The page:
Eating disorders are serious eating behaviours, which can be fatal if left untreated. They include anorexia nervosa, bulimia nervosa, and binge eating.
- Anorexia nervosa is characterised as becoming too thin (see malnutrition) when persons do not eat enough because they think they are fat.
- Bulimia nervosa involves periods of overeating followed by purging, sometimes through self-induced vomiting or using laxatives.
- Binge eating is out-of-control eating, often to the point of being uncomfortable. It is similar to bulimia but without purging.
Compulsive overeating has been classified as a separate eating disorder by some and included with binge eating by others. It has been called an addiction to food. Persons with compulsive overeating use food to cope with their feelings, which leads to obesity. Like those who suffer from binge eating, compulsive overeaters are at risk of heart attack, high blood-pressure, high cholesterol, kidney disease and/or failure, arthritis and bone deterioration, and stroke.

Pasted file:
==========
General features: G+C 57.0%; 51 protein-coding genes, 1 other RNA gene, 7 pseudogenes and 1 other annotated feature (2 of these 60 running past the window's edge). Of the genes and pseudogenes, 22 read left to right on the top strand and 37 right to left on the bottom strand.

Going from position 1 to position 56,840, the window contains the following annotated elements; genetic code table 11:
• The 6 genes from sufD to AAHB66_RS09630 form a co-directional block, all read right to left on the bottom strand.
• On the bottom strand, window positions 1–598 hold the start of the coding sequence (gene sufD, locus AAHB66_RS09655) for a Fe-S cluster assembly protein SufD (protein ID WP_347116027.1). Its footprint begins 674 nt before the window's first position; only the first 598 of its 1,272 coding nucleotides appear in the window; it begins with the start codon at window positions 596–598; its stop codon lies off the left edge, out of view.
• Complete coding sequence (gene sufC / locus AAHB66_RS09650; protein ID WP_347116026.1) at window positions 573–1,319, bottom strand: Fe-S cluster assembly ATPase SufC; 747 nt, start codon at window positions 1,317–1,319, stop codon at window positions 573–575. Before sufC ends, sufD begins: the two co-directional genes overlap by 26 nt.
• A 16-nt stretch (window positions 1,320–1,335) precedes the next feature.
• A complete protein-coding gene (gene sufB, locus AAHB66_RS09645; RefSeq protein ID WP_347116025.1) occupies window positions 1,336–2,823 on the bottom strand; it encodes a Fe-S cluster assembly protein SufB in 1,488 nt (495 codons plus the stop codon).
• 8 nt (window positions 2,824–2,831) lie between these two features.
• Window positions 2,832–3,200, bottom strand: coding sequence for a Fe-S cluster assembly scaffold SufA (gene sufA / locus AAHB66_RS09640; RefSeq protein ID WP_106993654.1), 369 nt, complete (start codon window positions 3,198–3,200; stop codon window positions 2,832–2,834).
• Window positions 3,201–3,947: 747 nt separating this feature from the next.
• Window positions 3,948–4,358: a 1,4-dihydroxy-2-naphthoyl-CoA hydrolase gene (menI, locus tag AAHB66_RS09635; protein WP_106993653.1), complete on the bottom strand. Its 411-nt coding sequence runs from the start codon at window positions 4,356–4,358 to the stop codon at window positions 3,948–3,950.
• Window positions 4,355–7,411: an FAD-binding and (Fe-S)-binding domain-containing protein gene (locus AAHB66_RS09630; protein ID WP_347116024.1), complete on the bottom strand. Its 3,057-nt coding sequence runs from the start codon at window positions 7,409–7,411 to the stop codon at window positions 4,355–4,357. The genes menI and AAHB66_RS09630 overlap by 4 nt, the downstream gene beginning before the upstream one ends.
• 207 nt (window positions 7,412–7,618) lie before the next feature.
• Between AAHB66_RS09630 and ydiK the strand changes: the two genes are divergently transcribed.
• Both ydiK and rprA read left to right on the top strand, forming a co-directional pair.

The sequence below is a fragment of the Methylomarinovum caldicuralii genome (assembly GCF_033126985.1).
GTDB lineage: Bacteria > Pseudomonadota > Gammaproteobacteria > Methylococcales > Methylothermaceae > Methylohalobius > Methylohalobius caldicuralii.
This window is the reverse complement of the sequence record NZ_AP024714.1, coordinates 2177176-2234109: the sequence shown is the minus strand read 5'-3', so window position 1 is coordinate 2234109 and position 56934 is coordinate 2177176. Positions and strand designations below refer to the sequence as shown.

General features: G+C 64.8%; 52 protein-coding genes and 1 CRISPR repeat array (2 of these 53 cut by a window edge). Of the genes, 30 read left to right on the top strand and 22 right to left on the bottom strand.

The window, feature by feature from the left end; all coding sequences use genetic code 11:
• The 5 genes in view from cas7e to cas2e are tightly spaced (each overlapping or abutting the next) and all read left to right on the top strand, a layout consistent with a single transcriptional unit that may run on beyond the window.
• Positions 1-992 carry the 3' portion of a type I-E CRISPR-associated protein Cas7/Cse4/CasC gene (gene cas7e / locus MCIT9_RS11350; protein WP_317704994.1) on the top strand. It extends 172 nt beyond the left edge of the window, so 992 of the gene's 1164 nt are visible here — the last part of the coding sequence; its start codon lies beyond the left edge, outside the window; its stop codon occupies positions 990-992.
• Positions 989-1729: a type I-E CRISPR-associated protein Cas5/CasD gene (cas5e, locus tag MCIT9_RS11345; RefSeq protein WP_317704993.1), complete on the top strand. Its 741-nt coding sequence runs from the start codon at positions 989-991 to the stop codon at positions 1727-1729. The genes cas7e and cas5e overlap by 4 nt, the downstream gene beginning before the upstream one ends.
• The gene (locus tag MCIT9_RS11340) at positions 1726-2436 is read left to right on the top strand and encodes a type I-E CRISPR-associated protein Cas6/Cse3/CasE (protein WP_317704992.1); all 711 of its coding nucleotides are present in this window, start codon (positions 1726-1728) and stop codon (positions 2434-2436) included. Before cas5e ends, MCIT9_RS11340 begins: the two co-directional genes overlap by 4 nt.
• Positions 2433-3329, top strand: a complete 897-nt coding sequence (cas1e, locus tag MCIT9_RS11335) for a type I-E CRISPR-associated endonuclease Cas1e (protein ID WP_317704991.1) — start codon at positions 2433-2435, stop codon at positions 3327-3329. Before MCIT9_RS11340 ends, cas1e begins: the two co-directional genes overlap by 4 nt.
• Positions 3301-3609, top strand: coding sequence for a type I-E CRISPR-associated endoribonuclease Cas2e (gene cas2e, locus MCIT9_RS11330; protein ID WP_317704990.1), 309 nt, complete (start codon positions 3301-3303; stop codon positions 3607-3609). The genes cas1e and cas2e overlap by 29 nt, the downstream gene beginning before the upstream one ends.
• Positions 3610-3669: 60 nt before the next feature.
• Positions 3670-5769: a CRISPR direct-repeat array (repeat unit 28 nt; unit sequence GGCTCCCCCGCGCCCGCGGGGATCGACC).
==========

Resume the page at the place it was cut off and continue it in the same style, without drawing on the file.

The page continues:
Who gets eating disorders?
- Women are more likely than men to have eating disorders.
- They usually start in the teenage years and often occur along with depression, anxiety disorders, and substance abuse.
How are eating disorders managed?
- A qualified health professional should assist with diagnosis and management.
- Eating disorders can cause heart and kidney problems and even death. Getting help early is important.
- Treatment involves monitoring, mental health therapy, nutritional counseling, and sometimes medicines.